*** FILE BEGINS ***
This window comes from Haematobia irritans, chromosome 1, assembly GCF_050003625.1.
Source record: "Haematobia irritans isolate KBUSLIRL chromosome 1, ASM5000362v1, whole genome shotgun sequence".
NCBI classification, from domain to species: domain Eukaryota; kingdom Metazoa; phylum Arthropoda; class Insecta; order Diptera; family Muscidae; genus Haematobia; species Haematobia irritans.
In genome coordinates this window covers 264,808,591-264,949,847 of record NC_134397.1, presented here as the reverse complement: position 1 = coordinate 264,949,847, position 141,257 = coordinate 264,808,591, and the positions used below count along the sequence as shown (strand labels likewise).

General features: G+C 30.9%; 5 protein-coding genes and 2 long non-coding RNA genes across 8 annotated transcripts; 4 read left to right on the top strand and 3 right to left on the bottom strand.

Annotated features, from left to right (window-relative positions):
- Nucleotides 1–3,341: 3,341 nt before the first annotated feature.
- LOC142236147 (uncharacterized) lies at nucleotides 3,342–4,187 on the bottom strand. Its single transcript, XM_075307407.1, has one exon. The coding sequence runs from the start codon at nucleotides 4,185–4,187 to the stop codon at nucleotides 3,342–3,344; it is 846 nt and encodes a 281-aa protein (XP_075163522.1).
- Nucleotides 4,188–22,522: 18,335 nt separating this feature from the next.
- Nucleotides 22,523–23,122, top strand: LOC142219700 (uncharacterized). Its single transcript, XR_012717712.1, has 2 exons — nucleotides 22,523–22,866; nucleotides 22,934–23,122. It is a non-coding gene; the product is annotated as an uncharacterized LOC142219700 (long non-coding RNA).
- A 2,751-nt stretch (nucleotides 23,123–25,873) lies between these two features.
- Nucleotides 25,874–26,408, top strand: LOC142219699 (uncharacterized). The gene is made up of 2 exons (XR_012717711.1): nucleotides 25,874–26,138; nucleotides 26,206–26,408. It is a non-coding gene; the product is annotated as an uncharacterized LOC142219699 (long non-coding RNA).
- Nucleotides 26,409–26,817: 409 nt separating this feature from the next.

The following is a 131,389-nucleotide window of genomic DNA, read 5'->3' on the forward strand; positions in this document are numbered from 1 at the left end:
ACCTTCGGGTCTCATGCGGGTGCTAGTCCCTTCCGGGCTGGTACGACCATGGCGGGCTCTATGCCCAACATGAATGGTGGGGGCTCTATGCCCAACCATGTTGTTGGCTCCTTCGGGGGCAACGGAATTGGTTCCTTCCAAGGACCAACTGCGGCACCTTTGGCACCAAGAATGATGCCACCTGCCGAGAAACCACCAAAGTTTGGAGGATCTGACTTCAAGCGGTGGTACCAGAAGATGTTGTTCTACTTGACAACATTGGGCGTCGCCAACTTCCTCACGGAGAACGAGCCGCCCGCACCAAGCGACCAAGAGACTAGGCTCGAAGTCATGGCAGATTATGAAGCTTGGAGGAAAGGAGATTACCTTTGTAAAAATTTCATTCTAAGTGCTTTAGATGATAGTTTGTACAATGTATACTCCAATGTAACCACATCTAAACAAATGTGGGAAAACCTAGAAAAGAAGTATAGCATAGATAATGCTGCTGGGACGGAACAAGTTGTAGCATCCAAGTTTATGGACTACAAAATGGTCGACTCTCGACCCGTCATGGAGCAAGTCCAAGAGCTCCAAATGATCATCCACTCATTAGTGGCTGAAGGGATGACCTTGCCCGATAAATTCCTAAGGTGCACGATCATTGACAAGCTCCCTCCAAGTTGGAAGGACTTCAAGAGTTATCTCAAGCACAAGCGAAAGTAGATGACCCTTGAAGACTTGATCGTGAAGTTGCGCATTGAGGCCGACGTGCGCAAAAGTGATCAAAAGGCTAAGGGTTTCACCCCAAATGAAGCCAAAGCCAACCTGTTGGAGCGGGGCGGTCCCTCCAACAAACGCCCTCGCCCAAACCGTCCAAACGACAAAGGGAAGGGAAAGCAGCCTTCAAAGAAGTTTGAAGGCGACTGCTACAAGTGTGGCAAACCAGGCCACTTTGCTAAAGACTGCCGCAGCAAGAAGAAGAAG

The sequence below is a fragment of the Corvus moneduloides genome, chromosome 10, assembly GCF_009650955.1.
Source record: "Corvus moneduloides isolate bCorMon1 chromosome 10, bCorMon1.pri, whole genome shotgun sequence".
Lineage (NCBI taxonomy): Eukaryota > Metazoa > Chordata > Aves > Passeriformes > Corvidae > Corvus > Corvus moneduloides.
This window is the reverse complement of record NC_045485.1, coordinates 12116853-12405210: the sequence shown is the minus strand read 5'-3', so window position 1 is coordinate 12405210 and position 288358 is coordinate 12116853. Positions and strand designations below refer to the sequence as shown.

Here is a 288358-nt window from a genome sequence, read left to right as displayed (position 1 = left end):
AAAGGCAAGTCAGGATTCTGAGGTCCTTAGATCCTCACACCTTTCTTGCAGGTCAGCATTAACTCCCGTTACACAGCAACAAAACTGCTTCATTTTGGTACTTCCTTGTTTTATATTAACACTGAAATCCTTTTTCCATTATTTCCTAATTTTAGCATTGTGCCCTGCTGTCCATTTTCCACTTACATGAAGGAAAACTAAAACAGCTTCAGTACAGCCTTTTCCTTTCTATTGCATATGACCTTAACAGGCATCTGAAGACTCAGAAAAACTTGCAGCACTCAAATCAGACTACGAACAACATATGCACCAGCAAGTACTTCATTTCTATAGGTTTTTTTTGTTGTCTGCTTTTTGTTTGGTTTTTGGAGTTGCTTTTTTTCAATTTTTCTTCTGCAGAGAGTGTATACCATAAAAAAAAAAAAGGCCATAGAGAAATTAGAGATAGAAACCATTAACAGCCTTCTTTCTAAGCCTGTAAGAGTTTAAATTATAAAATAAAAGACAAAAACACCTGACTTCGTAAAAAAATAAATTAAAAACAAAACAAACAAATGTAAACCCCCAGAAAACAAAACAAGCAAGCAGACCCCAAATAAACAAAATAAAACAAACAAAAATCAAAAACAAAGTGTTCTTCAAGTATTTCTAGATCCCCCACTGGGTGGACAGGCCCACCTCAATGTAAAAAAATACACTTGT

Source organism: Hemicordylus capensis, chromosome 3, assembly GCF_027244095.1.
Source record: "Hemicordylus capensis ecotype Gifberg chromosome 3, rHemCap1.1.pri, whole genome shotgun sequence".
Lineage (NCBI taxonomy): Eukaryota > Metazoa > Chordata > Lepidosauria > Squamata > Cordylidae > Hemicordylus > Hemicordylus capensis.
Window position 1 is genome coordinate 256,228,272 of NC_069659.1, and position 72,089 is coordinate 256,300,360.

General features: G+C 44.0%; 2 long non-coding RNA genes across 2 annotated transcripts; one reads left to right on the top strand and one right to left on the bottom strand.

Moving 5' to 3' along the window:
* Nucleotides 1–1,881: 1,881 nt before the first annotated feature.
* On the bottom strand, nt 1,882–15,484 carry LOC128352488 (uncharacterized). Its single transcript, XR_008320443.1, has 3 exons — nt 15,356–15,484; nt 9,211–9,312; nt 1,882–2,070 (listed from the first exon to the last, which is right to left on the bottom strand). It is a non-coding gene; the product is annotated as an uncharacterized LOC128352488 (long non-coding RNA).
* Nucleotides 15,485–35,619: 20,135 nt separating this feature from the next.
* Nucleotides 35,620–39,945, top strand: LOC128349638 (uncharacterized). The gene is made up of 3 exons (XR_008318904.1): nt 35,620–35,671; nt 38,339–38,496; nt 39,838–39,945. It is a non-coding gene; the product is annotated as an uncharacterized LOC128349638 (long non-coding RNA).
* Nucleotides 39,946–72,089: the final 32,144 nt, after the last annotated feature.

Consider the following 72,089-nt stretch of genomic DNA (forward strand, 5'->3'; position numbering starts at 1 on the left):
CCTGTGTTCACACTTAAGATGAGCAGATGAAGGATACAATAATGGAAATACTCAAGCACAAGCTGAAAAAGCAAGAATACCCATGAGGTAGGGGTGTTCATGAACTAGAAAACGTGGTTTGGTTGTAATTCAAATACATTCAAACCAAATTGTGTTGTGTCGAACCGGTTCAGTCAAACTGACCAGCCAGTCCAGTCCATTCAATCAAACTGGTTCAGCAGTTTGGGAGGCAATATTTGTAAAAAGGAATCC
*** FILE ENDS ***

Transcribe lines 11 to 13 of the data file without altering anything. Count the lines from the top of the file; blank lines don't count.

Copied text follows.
- A 2,751-nt stretch (nucleotides 23,123–25,873) lies between these two features.
- Nucleotides 25,874–26,408, top strand: LOC142219699 (uncharacterized). The gene is made up of 2 exons (XR_012717711.1): nucleotides 25,874–26,138; nucleotides 26,206–26,408. It is a non-coding gene; the product is annotated as an uncharacterized LOC142219699 (long non-coding RNA).
- Nucleotides 26,409–26,817: 409 nt separating this feature from the next.